Which sector of Pakistan is more insecure about liberalising trade policy with India and Afghanistan: manufacturing or trading?
According to the results of a recent survey, analysts and private sector officials believe that the manufacturing sector has more concerns over liberalised trade with Pakistan’s neighbours, if compared to the trading sector (importers, retailers, wholesalers etc).
Surprisingly, however, a very high proportion of retail business entities (48%) consider that granting the Most Favoured Nation (MFN) status to India will have a negative impact on their business, while a mere 7% feel that the result on business will be positive.
These revelations come in the results of the bi-annual ‘Business Confidence Index’ (BCI) survey, conducted recently by the Overseas Investors Chambers of Commerce and Industry (OICCI). OICCI conducts this study every six months through an independent research company, in order to gauge sentiments of key stakeholders regarding different business-related matters. The survey takes responses from businesspersons from varied backgrounds: from the heads of multinationals, to owners of small businesses in busy city districts.
Such strong opposition from the retail sector to liberalised trade comes as a surprise to some analysts, as it has widely been perceived that traders would have been more interested in opening up trade with India. The OICCI Secretary General M Abdul Aleem is one such analyst.
“The result is surprising, because one can understand the concerns of the manufacturing sector – which may feel the heat once trade is eased with India,” he said, “but the concerns of the retail sector have caught us unawares.”
Since the survey includes many small retailers, one can assume that a majority of them have concerns about India’s MFN status and/or the Afghan Transit Trade Agreement, he added.
In response to a question, Aleem said that it is true that the organised sector of Pakistan is more likely to support the MFN status to India than the unorganised sector. However, there are some organised sectors – like the auto industry – which may not be partial to free trade with India. Some sectors also have concerns about non-tariff barriers, which may affect Pakistani exports to India, he added.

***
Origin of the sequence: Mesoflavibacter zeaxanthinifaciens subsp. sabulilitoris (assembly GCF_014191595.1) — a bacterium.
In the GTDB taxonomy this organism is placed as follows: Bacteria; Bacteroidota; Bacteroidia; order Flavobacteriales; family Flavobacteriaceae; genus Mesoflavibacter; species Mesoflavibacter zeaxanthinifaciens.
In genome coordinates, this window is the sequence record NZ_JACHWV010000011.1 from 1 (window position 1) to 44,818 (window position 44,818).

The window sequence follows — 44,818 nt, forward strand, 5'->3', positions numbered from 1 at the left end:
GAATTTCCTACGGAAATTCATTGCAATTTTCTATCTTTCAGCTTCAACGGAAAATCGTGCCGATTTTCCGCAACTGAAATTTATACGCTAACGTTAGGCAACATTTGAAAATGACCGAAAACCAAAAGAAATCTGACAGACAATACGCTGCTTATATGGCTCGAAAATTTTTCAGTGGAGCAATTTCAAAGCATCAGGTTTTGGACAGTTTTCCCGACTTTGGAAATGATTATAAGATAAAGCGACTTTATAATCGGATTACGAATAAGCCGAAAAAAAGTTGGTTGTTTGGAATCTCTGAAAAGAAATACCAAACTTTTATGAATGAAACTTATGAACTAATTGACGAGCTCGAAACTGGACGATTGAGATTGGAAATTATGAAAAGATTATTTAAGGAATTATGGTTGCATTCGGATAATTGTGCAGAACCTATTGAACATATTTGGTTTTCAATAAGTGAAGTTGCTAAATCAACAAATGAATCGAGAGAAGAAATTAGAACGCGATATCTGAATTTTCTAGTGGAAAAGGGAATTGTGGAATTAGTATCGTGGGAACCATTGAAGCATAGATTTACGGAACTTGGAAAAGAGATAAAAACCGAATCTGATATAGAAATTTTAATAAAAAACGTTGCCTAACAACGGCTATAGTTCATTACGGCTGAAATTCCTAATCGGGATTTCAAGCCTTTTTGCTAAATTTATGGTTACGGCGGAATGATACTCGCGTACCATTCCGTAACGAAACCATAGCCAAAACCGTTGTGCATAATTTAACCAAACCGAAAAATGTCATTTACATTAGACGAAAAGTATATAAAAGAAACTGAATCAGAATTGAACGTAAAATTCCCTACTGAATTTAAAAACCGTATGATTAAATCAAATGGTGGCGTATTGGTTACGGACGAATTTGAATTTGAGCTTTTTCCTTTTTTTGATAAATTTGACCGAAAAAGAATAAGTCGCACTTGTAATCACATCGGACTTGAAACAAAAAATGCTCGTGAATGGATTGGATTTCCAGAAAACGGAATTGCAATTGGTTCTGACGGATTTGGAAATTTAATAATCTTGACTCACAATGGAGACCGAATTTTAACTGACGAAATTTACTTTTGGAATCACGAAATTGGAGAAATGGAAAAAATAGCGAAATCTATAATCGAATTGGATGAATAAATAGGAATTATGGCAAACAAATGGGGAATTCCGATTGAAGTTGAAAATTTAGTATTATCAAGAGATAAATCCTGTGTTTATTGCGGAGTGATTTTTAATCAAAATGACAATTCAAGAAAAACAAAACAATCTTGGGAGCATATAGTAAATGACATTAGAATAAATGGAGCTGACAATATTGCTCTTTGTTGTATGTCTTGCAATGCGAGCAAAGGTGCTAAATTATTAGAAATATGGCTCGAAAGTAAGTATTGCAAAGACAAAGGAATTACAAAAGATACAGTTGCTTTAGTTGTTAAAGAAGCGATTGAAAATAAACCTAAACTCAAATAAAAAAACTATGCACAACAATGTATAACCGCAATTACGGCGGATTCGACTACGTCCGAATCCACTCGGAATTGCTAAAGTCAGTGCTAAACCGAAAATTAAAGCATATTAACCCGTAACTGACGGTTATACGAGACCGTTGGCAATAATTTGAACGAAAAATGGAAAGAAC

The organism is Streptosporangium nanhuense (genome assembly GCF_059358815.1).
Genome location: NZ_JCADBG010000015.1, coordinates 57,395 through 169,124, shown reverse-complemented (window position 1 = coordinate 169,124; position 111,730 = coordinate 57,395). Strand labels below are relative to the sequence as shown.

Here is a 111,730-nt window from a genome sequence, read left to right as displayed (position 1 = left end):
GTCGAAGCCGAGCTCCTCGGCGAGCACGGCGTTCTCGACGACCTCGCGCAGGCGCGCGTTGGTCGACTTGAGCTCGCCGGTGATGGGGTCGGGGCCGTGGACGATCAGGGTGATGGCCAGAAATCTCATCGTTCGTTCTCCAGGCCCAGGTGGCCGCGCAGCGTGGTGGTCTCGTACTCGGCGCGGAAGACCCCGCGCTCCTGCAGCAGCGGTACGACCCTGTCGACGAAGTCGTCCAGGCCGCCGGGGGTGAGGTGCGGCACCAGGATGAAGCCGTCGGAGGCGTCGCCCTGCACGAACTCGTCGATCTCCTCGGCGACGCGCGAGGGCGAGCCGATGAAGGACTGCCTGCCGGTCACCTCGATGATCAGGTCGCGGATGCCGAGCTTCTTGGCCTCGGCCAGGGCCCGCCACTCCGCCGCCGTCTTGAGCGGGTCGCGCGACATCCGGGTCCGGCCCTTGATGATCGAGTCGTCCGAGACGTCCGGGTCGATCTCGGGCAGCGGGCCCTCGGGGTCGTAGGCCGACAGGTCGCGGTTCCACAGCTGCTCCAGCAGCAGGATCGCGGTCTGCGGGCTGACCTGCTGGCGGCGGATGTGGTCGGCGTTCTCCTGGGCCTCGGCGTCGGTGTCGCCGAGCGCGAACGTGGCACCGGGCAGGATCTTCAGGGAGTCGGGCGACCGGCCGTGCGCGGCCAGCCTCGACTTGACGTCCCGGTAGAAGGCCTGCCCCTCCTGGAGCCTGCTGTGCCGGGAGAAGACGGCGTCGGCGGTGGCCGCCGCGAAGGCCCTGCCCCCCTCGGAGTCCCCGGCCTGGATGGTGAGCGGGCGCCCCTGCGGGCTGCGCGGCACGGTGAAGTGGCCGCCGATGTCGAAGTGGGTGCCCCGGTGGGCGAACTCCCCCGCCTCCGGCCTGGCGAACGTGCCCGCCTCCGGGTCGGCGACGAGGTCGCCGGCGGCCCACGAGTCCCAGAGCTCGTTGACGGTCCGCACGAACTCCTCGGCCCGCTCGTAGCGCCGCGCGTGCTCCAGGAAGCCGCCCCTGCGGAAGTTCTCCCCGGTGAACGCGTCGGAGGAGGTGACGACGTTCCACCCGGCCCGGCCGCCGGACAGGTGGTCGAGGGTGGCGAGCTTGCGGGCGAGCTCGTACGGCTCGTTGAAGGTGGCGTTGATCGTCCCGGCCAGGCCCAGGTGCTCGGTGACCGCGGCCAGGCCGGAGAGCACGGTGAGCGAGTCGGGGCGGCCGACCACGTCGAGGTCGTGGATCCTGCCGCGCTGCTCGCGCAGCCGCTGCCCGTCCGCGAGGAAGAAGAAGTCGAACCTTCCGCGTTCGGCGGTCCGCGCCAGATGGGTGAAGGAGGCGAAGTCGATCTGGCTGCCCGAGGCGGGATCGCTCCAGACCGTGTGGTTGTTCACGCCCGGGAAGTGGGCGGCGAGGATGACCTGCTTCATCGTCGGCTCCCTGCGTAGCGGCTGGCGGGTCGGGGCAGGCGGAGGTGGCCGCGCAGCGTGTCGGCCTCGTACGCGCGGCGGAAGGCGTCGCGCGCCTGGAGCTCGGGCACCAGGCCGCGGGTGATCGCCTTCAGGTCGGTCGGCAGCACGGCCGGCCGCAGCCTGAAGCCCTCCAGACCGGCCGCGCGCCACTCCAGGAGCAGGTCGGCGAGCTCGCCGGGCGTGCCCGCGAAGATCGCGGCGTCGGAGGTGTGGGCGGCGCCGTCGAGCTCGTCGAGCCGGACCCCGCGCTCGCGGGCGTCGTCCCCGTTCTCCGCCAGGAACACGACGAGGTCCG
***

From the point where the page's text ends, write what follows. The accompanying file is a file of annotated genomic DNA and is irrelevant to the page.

The respondents were given five options for possible effects the MFN status to India and Afghan transit trade agreement will have on their businesses. The options were ‘very positive’, ‘positive’, ‘neutral’, ‘negative’ or ‘very negative’. Almost half of all retailers surveyed said the results will be negative or very negative.
Furthermore, “The majority of all business sector entities believe that the MFN status to India and the Afghan Transit Trade Agreement will have an adverse effect on businesses,” the survey said.
Muzammil Aslam, managing director of Emerging Economics Research, said that traders are nonetheless more in favour of liberal trade with neighbours, especially with India, if compared to manufacturers – who have repeatedly expressed concerns on the MFN status being given to India.
“We should open up our economy for regional trade,” said Aslam. “We are already competing with China, which is much more competitive than India. Therefore, we must not look at short-term problems, but focus on long-term economic growth.”
Khurram Schehzad, analyst at AlHoqani Securities, said that the manufacturing and trading concerns may persists for a few years on the MFN and Afghan Transit Trade Agreement, “Just as we saw strong opposition when World Trade Organization (WTO) laws were being implemented in Pakistan.”
“Regional trade is always crucial for economic growth,” he continued. “Liberal trade with our neighbours will help our economy the most, because we have India and China –the two fastest growing economies of the world.”
“Liberal trade helps competition and improves efficiency in industries, which will eventually strengthen our economy in a growingly competitive world,” he concluded.
Published in The Express Tribune, October 3rd, 2012.
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